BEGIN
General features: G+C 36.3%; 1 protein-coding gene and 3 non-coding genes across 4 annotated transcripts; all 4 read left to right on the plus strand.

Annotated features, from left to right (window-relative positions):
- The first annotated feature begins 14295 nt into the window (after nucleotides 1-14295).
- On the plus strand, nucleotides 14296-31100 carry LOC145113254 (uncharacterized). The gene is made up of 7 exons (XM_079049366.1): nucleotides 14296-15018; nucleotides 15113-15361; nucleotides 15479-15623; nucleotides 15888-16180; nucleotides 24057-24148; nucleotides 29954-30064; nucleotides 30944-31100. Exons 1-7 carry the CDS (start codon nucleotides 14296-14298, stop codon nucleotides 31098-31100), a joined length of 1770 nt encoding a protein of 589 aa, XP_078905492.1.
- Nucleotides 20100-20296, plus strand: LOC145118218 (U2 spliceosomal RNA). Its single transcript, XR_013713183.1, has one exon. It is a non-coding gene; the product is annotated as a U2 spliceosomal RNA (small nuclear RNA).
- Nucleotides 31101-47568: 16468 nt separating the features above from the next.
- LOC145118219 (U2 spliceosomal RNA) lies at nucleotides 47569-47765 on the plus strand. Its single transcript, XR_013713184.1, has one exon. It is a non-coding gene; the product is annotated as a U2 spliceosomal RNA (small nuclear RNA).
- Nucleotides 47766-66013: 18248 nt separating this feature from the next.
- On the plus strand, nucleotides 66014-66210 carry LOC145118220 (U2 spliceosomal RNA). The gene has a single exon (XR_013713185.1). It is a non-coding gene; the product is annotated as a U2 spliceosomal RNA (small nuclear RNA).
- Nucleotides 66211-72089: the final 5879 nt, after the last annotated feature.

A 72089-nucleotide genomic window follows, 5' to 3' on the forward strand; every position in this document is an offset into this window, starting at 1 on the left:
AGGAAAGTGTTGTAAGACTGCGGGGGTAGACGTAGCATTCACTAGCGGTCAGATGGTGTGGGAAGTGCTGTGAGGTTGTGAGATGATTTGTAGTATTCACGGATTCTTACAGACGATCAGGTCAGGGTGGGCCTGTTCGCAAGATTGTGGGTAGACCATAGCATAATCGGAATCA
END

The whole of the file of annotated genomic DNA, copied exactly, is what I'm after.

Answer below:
General features: G+C 36.3%; 1 protein-coding gene and 3 non-coding genes across 4 annotated transcripts; all 4 read left to right on the plus strand.

Annotated features, from left to right (window-relative positions):
- The first annotated feature begins 14295 nt into the window (after nucleotides 1-14295).
- On the plus strand, nucleotides 14296-31100 carry LOC145113254 (uncharacterized). The gene is made up of 7 exons (XM_079049366.1): nucleotides 14296-15018; nucleotides 15113-15361; nucleotides 15479-15623; nucleotides 15888-16180; nucleotides 24057-24148; nucleotides 29954-30064; nucleotides 30944-31100. Exons 1-7 carry the CDS (start codon nucleotides 14296-14298, stop codon nucleotides 31098-31100), a joined length of 1770 nt encoding a protein of 589 aa, XP_078905492.1.
- Nucleotides 20100-20296, plus strand: LOC145118218 (U2 spliceosomal RNA). Its single transcript, XR_013713183.1, has one exon. It is a non-coding gene; the product is annotated as a U2 spliceosomal RNA (small nuclear RNA).
- Nucleotides 31101-47568: 16468 nt separating the features above from the next.
- LOC145118219 (U2 spliceosomal RNA) lies at nucleotides 47569-47765 on the plus strand. Its single transcript, XR_013713184.1, has one exon. It is a non-coding gene; the product is annotated as a U2 spliceosomal RNA (small nuclear RNA).
- Nucleotides 47766-66013: 18248 nt separating this feature from the next.
- On the plus strand, nucleotides 66014-66210 carry LOC145118220 (U2 spliceosomal RNA). The gene has a single exon (XR_013713185.1). It is a non-coding gene; the product is annotated as a U2 spliceosomal RNA (small nuclear RNA).
- Nucleotides 66211-72089: the final 5879 nt, after the last annotated feature.

A 72089-nucleotide genomic window follows, 5' to 3' on the forward strand; every position in this document is an offset into this window, starting at 1 on the left:
AGGAAAGTGTTGTAAGACTGCGGGGGTAGACGTAGCATTCACTAGCGGTCAGATGGTGTGGGAAGTGCTGTGAGGTTGTGAGATGATTTGTAGTATTCACGGATTCTTACAGACGATCAGGTCAGGGTGGGCCTGTTCGCAAGATTGTGGGTAGACCATAGCATAATCGGAATCA